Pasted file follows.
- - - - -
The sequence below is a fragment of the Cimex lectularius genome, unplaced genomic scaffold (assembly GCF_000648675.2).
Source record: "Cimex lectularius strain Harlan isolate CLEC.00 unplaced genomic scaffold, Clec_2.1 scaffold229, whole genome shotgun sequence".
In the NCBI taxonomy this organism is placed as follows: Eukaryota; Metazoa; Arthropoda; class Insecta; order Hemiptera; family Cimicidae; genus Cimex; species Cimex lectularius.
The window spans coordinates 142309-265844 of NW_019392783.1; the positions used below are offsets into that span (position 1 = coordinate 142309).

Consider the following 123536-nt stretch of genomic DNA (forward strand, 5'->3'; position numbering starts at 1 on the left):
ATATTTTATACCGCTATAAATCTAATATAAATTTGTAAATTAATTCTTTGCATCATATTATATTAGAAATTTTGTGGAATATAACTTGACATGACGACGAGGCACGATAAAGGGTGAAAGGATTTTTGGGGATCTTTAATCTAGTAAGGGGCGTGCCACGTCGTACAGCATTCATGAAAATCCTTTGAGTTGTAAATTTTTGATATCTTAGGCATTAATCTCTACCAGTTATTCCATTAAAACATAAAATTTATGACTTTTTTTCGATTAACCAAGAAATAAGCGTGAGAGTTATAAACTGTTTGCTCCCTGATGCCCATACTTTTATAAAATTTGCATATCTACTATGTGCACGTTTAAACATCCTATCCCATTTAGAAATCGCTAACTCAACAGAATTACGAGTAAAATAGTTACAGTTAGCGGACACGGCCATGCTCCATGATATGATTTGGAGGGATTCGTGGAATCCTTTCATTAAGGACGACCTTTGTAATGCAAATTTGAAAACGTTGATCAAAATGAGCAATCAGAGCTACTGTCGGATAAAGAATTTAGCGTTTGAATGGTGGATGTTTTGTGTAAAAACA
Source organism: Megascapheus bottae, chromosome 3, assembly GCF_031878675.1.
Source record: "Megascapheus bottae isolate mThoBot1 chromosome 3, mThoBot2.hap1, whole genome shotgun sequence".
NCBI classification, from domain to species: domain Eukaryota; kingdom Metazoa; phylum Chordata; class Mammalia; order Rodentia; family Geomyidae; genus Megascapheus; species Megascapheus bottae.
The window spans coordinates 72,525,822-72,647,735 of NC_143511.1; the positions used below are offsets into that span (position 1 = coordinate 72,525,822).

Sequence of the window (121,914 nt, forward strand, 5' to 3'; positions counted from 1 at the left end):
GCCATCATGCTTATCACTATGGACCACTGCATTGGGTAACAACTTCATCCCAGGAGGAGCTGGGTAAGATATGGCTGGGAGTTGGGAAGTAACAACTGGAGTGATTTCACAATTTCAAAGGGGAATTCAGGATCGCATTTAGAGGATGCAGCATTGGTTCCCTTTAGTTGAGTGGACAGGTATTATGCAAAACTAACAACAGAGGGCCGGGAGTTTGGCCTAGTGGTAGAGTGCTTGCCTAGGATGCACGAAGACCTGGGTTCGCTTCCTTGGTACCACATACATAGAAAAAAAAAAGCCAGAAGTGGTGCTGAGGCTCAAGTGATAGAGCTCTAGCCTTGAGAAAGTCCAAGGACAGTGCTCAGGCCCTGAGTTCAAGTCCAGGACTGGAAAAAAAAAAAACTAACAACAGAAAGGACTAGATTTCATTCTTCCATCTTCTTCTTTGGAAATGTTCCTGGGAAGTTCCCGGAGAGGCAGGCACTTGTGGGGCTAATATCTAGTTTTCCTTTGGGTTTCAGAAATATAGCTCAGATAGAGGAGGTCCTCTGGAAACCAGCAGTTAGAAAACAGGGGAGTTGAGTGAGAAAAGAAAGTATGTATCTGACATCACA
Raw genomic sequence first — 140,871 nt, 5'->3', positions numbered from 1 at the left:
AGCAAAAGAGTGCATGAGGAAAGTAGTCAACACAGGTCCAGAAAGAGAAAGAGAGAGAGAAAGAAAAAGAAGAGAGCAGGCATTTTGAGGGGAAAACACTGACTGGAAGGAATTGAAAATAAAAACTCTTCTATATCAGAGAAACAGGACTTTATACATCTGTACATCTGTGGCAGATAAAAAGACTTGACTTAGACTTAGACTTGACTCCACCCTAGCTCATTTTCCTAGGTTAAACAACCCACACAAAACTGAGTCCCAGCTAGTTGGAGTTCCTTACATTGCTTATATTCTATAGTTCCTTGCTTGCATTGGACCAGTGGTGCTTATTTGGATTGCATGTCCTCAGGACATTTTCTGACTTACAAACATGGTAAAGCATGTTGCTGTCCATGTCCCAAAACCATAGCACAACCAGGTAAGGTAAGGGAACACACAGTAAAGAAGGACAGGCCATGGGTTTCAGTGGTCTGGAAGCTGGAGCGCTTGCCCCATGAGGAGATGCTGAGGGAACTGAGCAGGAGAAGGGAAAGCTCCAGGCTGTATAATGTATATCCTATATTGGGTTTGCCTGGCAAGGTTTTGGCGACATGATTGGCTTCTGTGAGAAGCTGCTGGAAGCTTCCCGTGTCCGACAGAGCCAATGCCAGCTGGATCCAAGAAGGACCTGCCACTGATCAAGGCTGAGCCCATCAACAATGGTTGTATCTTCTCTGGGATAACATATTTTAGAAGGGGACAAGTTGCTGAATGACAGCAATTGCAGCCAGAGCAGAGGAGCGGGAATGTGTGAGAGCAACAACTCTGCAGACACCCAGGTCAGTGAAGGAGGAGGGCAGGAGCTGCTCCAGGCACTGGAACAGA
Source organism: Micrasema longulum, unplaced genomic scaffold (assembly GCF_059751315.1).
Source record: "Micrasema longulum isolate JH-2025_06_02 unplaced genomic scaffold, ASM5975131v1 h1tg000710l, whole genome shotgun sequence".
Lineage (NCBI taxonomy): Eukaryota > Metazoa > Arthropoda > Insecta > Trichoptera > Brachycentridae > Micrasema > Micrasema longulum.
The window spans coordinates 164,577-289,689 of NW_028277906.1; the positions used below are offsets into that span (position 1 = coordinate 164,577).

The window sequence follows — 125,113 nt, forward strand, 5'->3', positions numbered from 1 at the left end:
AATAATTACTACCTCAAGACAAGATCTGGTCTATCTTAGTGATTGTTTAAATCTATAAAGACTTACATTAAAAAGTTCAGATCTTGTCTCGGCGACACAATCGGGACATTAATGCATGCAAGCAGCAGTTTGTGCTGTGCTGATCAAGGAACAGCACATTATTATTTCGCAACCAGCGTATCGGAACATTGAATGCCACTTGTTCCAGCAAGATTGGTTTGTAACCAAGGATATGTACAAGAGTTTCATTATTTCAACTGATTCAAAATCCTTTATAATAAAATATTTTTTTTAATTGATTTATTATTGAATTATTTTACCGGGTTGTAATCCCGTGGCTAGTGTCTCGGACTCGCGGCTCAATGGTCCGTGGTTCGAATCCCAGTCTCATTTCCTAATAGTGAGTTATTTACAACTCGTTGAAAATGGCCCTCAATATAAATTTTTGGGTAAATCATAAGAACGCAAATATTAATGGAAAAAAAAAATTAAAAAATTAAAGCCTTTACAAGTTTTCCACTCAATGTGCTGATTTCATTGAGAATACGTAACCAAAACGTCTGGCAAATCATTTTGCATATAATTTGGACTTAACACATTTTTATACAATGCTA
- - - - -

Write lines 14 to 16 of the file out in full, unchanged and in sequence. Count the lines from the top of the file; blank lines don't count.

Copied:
AGCAAAAGAGTGCATGAGGAAAGTAGTCAACACAGGTCCAGAAAGAGAAAGAGAGAGAGAAAGAAAAAGAAGAGAGCAGGCATTTTGAGGGGAAAACACTGACTGGAAGGAATTGAAAATAAAAACTCTTCTATATCAGAGAAACAGGACTTTATACATCTGTACATCTGTGGCAGATAAAAAGACTTGACTTAGACTTAGACTTGACTCCACCCTAGCTCATTTTCCTAGGTTAAACAACCCACACAAAACTGAGTCCCAGCTAGTTGGAGTTCCTTACATTGCTTATATTCTATAGTTCCTTGCTTGCATTGGACCAGTGGTGCTTATTTGGATTGCATGTCCTCAGGACATTTTCTGACTTACAAACATGGTAAAGCATGTTGCTGTCCATGTCCCAAAACCATAGCACAACCAGGTAAGGTAAGGGAACACACAGTAAAGAAGGACAGGCCATGGGTTTCAGTGGTCTGGAAGCTGGAGCGCTTGCCCCATGAGGAGATGCTGAGGGAACTGAGCAGGAGAAGGGAAAGCTCCAGGCTGTATAATGTATATCCTATATTGGGTTTGCCTGGCAAGGTTTTGGCGACATGATTGGCTTCTGTGAGAAGCTGCTGGAAGCTTCCCGTGTCCGACAGAGCCAATGCCAGCTGGATCCAAGAAGGACCTGCCACTGATCAAGGCTGAGCCCATCAACAATGGTTGTATCTTCTCTGGGATAACATATTTTAGAAGGGGACAAGTTGCTGAATGACAGCAATTGCAGCCAGAGCAGAGGAGCGGGAATGTGTGAGAGCAACAACTCTGCAGACACCCAGGTCAGTGAAGGAGGAGGGCAGGAGCTGCTCCAGGCACTGGAACAGA
Source organism: Micrasema longulum, unplaced genomic scaffold (assembly GCF_059751315.1).
Source record: "Micrasema longulum isolate JH-2025_06_02 unplaced genomic scaffold, ASM5975131v1 h1tg000710l, whole genome shotgun sequence".